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Indian Health Service The Federal Health Program for American Indians and Alaska Natives


     Indian Health Manual
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Part 8 - Information Resources Management

Chapter 13 - Internal Use Software


Title Section
Introduction 8-13.1
    Purpose 8-13.1A
    Background 8-13.1B
    Authorities 8-13.1C
    Policy 8-13.1D
    Definitions 8-13.1E
Responsibilities 8-13.2
    Chief Information Officer 8-13.2A
    Chief Financial Officer 8-13.2B
    Software Property Officer 8-13.2C
Procedures 8-13.3
    Authorization Decision 8-13.3A
    Accounting Entries Beginning October 1, 2008 8-13.3B
    Effective Date that Software is Installed 8-13.3C
    Reconciliation of Software Property Records to Financial Records 8-13.3D
    Physical Inventory 8-13.3E
Software 8-13.4
    Amortization of Internal Use Software 8-13.4A
    Useful Life 8-13.4B
    Software Design Phases 8-13.4C
    Preliminary Design Phase 8-13.4D
    Software Development Phase 8-13.4E
    Implementation/Operational Phase 8-13.4F
Costs 8-13.5
    Overall Costs 8-13.5A
    Trigger Point for Capitalization 8-13.5B
    Adjusting Accounting Records to Meet Capitalization Thresholds 8-13.5C
    Costs Captured for Capitalization 8-13.5D
    Costs that Should be Expensed 8-13.5E
    Expenditures that Extend the Life of a Software Application 8-13.5F
    Disclosures 8-13.5G
Impairment - Post Implementation/Operational Software 8-13.6
    Impairment 8-13.6A
    Impairment - If the Software Remains in Use 8-13.6B
    Impairment - If the Software is Removed from Use 8-13.6C
Impairment - Developmental Software 8-13.7
    Developmental Software 8-13.7A


8-13.1  INTRODUCTION

  1. Purpose.  The purpose of this chapter is to establish and implement the Federal Accounting Standards Advisory Board’s, Statement of Federal Financial Accounting Standards No. 10,“Accounting for Internal Use Software,” in the Indian Health Service (IHS).

  2. Background.  The Statement of Federal Financial Accounting Standards (SFFAS) No. 10 standard requires capitalization of the cost of internal use software whether such software is commercial off-the-shelf (COTS), contractor-developed, or developed internally.  Internal use software serves the same purpose as other general Property, Plant, and Equipment (PP&E) and functions as a long-lived operating asset.  Statement of Federal Financial Accounting Standard No. 10 provides guidance regarding the types of cost elements to capitalize, the timing and thresholds of capitalization, amortization periods, accounting for impairment, and other guidance.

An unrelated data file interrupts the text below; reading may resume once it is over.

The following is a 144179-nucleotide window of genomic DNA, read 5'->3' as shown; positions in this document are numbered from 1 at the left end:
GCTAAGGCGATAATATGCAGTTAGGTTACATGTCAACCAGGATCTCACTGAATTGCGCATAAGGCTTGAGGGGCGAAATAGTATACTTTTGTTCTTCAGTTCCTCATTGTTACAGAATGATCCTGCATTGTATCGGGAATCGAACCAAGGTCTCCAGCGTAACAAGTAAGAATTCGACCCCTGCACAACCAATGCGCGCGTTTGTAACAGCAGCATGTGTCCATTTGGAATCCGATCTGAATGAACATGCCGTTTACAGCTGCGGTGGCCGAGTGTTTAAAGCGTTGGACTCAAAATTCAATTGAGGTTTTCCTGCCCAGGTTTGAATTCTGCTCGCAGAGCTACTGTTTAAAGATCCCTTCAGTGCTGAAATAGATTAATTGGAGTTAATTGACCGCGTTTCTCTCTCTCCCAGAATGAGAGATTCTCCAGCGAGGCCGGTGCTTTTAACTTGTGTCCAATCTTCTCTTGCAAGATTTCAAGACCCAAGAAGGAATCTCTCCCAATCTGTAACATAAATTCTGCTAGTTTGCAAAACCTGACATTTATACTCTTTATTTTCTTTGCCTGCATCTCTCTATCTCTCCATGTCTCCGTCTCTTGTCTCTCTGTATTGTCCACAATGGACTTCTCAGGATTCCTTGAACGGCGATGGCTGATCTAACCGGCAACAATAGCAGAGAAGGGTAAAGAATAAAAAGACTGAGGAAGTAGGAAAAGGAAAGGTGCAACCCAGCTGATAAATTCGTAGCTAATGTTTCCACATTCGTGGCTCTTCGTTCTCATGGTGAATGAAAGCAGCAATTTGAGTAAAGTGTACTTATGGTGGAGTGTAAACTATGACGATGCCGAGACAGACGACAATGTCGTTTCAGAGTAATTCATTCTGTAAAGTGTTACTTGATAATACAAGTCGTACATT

3. Authorities.

    1. Federal Accounting Standards Advisory Board, SFFAS No. 10, “Accounting for Internal Use Software,” dated June 1998

    2. Clinger-Cohen Act of 1996

      http://www.cio.gov/Documents/it_management_reform_act_Feb_1996.html

    3. Title 44, Section 3506, United States Code (U.S.C.)

      http://www.law.cornell.edu/uscode/html/uscode44/usc_sec_44_00003506----000-.html

    4. Department of Health and Human Services (HHS), “Internal Use Software Policy,” dated October 1, 2000

    5. Departmental Accounting Manual (DAM), Part 1, Chapter 20, “Managerial Cost Accounting”

  4. Policy.  It is IHS policy that the capitalization threshold for internal use software costs for appropriated fund accounts will be $1,000,000 or above.  Costs below the capitalization threshold level will be expensed.

  5. Definitions.

    1. Property Record Files.  Property record files include:

      1. copies of invoices and contracts,

      2. labor cost methodologies,

      3. licensing arrangements, and

      4. other necessary documentation to support the software costs.

    2. Inventory Record.  The inventory record includes, at a minimum:

      1. The name of the software;

      2. method of acquisition (COTS, contractor-developed, internally developed);

      3. cost of capitalized software (separately for costs in development and in-use);

      4. useful life of capitalized software;

      5. amortization per accounting period;

      6. cost of expensed software; and

      7. software enhancement costs (both capitalized and expensed).

8-13.2  RESPONSIBILITIES

  1. Chief Information Officer.  The Director, Office of Information Technology (OIT) is designated the Chief Information Officer (CIO) whose primary duty is information resources management.  The CIO shall provide advice and other assistance to the Director, IHS, and other IHS senior management personnel that is consistent with Title 44, Chapter 35, U.S.C., and the priorities established by the Director, IHS.  The CIO will:

    1. ensure that information technology (IT) is acquired and information resources are managed in a manner that implements the policies and procedures of this chapter;

    2. ensure that capitalized software in development and in-use is reconciled with the general ledger accounts at least quarterly; and

    3. appoint a Software Property Officer (SPO).

  2. Chief Financial Officer.  The Director, Office of Finance and Accounting (OFA) is designated as the Chief Financial Officer (CFO).  The CFO shall:

    1. ensure that capitalized software in development and in-use is reconciled with the general ledger accounts at least quarterly; and

    2. ensure that all necessary adjustments for capitalized software not-in-use, abandoned, or donated to other organizations is recorded in the financial system.

  3. Software Property Officer.  The SPO is responsible for:

    1. maintaining the itemized cost record in the IHS property record files for each item of software acquired or developed,

    2. conducting an annual inventory of all accountable software, and

    3. documenting the impairment, disposal, and removal of all accountable software.

8-13.3  PROCEDURES

  1. Authorization Decision.  The Director, OIT, provides the authorization for a software project after the conceptual formulation, design, and testing of possible software project alternatives (the preliminary design stage) has been completed.